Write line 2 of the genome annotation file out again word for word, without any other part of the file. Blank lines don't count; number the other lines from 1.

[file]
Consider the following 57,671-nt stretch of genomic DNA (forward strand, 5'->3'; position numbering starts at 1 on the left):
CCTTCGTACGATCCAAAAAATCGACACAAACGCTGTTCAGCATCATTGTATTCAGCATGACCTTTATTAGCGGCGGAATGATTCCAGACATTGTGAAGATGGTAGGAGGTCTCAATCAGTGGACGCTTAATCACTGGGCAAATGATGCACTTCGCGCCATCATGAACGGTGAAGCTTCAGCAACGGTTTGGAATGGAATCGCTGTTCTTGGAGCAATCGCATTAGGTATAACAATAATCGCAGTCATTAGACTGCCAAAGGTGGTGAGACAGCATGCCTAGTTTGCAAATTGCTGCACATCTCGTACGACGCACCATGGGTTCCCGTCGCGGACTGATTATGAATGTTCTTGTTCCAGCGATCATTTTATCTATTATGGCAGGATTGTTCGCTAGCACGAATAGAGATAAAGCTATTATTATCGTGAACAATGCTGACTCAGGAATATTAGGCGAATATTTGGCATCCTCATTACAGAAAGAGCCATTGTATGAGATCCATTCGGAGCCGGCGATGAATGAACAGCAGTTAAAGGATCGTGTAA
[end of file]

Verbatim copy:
CCTTCGTACGATCCAAAAAATCGACACAAACGCTGTTCAGCATCATTGTATTCAGCATGACCTTTATTAGCGGCGGAATGATTCCAGACATTGTGAAGATGGTAGGAGGTCTCAATCAGTGGACGCTTAATCACTGGGCAAATGATGCACTTCGCGCCATCATGAACGGTGAAGCTTCAGCAACGGTTTGGAATGGAATCGCTGTTCTTGGAGCAATCGCATTAGGTATAACAATAATCGCAGTCATTAGACTGCCAAAGGTGGTGAGACAGCATGCCTAGTTTGCAAATTGCTGCACATCTCGTACGACGCACCATGGGTTCCCGTCGCGGACTGATTATGAATGTTCTTGTTCCAGCGATCATTTTATCTATTATGGCAGGATTGTTCGCTAGCACGAATAGAGATAAAGCTATTATTATCGTGAACAATGCTGACTCAGGAATATTAGGCGAATATTTGGCATCCTCATTACAGAAAGAGCCATTGTATGAGATCCATTCGGAGCCGGCGATGAATGAACAGCAGTTAAAGGATCGTGTAA